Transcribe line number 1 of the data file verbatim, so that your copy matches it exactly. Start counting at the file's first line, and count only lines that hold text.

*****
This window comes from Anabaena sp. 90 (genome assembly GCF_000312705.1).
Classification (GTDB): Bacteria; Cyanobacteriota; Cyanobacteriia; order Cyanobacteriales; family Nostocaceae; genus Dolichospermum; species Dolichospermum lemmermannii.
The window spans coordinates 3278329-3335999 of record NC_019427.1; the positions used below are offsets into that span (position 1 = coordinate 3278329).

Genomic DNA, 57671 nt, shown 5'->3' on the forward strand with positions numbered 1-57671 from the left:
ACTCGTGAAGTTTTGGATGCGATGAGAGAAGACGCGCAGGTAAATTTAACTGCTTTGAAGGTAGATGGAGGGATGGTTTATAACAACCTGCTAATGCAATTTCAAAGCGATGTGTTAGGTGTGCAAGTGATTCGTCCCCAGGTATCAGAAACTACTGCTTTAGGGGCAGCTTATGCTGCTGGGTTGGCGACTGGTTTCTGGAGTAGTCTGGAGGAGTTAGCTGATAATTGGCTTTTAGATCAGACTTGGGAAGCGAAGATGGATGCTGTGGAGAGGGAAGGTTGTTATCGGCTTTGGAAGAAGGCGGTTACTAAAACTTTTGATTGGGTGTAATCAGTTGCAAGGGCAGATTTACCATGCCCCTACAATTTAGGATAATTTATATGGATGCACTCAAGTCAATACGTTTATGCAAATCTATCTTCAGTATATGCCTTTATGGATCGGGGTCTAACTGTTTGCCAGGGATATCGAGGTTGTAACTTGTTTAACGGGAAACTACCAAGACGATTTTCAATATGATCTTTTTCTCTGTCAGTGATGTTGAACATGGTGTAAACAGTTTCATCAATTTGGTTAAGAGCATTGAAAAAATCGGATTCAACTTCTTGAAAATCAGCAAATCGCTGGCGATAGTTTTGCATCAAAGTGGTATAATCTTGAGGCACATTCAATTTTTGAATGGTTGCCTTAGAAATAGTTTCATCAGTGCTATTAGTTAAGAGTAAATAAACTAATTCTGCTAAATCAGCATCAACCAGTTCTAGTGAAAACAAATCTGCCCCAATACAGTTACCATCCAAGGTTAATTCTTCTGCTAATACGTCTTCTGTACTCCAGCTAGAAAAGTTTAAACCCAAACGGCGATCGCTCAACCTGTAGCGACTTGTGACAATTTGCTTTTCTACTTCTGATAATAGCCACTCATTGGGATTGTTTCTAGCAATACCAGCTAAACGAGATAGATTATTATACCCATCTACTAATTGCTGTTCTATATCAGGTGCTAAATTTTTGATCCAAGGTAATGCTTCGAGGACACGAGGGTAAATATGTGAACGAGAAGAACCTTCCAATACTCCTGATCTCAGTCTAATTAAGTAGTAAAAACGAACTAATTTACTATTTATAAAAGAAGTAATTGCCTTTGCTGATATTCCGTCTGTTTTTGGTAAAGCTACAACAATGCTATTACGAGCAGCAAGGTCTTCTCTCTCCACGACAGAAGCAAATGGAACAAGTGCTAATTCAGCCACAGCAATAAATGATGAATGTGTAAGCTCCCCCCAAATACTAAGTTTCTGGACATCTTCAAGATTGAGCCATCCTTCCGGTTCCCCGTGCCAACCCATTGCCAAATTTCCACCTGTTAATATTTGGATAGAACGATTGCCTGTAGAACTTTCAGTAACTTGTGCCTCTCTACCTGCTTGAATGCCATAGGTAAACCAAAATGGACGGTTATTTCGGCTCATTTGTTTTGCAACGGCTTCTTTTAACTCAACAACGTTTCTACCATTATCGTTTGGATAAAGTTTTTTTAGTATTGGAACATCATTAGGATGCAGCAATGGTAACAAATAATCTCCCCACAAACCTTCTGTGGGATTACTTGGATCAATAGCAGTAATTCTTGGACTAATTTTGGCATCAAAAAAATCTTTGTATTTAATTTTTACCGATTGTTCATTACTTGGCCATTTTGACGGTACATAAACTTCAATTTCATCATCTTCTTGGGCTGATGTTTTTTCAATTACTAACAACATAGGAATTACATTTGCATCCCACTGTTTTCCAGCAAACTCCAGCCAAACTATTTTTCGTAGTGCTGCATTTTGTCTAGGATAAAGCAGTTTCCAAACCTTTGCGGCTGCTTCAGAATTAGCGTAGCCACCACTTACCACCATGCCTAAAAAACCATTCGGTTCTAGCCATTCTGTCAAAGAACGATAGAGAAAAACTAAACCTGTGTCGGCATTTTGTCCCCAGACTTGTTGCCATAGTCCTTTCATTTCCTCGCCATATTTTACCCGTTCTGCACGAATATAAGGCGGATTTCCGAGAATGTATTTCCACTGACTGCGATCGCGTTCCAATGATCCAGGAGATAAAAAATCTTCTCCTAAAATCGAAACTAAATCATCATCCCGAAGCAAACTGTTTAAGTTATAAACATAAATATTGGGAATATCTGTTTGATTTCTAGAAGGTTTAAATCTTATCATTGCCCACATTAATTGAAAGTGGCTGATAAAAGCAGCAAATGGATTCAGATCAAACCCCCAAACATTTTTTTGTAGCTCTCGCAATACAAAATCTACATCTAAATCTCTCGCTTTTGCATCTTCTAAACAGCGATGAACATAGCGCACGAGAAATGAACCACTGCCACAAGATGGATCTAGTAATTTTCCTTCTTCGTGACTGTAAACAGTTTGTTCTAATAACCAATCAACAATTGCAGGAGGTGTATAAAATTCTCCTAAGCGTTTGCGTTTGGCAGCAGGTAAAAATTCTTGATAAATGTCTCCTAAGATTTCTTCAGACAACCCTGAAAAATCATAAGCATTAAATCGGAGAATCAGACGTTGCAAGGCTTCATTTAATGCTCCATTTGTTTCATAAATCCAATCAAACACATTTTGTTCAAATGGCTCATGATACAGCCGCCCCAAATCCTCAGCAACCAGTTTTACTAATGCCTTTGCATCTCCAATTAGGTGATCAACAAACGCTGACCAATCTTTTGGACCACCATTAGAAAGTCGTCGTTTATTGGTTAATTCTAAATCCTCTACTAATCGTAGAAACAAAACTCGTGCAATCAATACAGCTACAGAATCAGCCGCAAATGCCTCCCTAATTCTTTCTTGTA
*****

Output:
This window comes from Anabaena sp. 90 (genome assembly GCF_000312705.1).